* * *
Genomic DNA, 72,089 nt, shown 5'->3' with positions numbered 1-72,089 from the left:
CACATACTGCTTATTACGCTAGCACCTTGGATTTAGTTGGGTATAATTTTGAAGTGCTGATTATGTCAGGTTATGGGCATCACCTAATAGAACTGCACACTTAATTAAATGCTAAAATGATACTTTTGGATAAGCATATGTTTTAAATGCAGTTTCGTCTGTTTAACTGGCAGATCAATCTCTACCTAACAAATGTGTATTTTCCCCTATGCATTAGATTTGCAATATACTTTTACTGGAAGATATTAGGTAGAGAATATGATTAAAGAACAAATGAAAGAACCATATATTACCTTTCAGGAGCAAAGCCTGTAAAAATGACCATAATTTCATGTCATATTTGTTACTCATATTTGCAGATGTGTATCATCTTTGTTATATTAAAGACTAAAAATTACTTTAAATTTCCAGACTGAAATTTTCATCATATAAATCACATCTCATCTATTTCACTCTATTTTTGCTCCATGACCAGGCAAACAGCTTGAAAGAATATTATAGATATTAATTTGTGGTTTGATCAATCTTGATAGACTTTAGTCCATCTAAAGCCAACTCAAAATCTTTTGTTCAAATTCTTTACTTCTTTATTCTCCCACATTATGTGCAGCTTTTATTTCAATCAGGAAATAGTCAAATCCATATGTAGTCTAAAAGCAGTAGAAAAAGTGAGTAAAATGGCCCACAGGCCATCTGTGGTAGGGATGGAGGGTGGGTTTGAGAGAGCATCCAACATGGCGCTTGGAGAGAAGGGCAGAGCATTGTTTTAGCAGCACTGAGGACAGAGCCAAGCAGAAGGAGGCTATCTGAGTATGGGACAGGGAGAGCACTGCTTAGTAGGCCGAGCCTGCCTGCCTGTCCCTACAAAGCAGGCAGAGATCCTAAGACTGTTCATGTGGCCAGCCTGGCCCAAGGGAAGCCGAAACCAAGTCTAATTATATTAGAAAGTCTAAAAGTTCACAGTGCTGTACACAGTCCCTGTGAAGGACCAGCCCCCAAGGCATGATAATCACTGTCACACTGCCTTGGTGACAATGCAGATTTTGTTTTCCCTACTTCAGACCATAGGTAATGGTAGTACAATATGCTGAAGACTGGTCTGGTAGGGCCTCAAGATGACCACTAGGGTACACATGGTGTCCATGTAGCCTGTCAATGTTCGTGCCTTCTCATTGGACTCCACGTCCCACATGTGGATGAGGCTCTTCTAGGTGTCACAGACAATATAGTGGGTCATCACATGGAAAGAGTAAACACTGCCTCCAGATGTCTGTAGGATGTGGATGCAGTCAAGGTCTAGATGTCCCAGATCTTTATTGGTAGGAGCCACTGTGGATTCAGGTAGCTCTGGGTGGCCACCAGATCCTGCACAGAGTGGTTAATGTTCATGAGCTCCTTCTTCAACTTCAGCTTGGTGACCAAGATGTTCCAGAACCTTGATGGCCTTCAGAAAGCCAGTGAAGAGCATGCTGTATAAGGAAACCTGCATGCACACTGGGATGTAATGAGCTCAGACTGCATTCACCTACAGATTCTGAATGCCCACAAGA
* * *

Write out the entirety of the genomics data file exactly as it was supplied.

Genomic DNA, 72,089 nt, shown 5'->3' with positions numbered 1-72,089 from the left:
CACATACTGCTTATTACGCTAGCACCTTGGATTTAGTTGGGTATAATTTTGAAGTGCTGATTATGTCAGGTTATGGGCATCACCTAATAGAACTGCACACTTAATTAAATGCTAAAATGATACTTTTGGATAAGCATATGTTTTAAATGCAGTTTCGTCTGTTTAACTGGCAGATCAATCTCTACCTAACAAATGTGTATTTTCCCCTATGCATTAGATTTGCAATATACTTTTACTGGAAGATATTAGGTAGAGAATATGATTAAAGAACAAATGAAAGAACCATATATTACCTTTCAGGAGCAAAGCCTGTAAAAATGACCATAATTTCATGTCATATTTGTTACTCATATTTGCAGATGTGTATCATCTTTGTTATATTAAAGACTAAAAATTACTTTAAATTTCCAGACTGAAATTTTCATCATATAAATCACATCTCATCTATTTCACTCTATTTTTGCTCCATGACCAGGCAAACAGCTTGAAAGAATATTATAGATATTAATTTGTGGTTTGATCAATCTTGATAGACTTTAGTCCATCTAAAGCCAACTCAAAATCTTTTGTTCAAATTCTTTACTTCTTTATTCTCCCACATTATGTGCAGCTTTTATTTCAATCAGGAAATAGTCAAATCCATATGTAGTCTAAAAGCAGTAGAAAAAGTGAGTAAAATGGCCCACAGGCCATCTGTGGTAGGGATGGAGGGTGGGTTTGAGAGAGCATCCAACATGGCGCTTGGAGAGAAGGGCAGAGCATTGTTTTAGCAGCACTGAGGACAGAGCCAAGCAGAAGGAGGCTATCTGAGTATGGGACAGGGAGAGCACTGCTTAGTAGGCCGAGCCTGCCTGCCTGTCCCTACAAAGCAGGCAGAGATCCTAAGACTGTTCATGTGGCCAGCCTGGCCCAAGGGAAGCCGAAACCAAGTCTAATTATATTAGAAAGTCTAAAAGTTCACAGTGCTGTACACAGTCCCTGTGAAGGACCAGCCCCCAAGGCATGATAATCACTGTCACACTGCCTTGGTGACAATGCAGATTTTGTTTTCCCTACTTCAGACCATAGGTAATGGTAGTACAATATGCTGAAGACTGGTCTGGTAGGGCCTCAAGATGACCACTAGGGTACACATGGTGTCCATGTAGCCTGTCAATGTTCGTGCCTTCTCATTGGACTCCACGTCCCACATGTGGATGAGGCTCTTCTAGGTGTCACAGACAATATAGTGGGTCATCACATGGAAAGAGTAAACACTGCCTCCAGATGTCTGTAGGATGTGGATGCAGTCAAGGTCTAGATGTCCCAGATCTTTATTGGTAGGAGCCACTGTGGATTCAGGTAGCTCTGGGTGGCCACCAGATCCTGCACAGAGTGGTTAATGTTCATGAGCTCCTTCTTCAACTTCAGCTTGGTGACCAAGATGTTCCAGAACCTTGATGGCCTTCAGAAAGCCAGTGAAGAGCATGCTGTATAAGGAAACCTGCATGCACACTGGGATGTAATGAGCTCAGACTGCATTCACCTACAGATTCTGAATGCCCACAAGA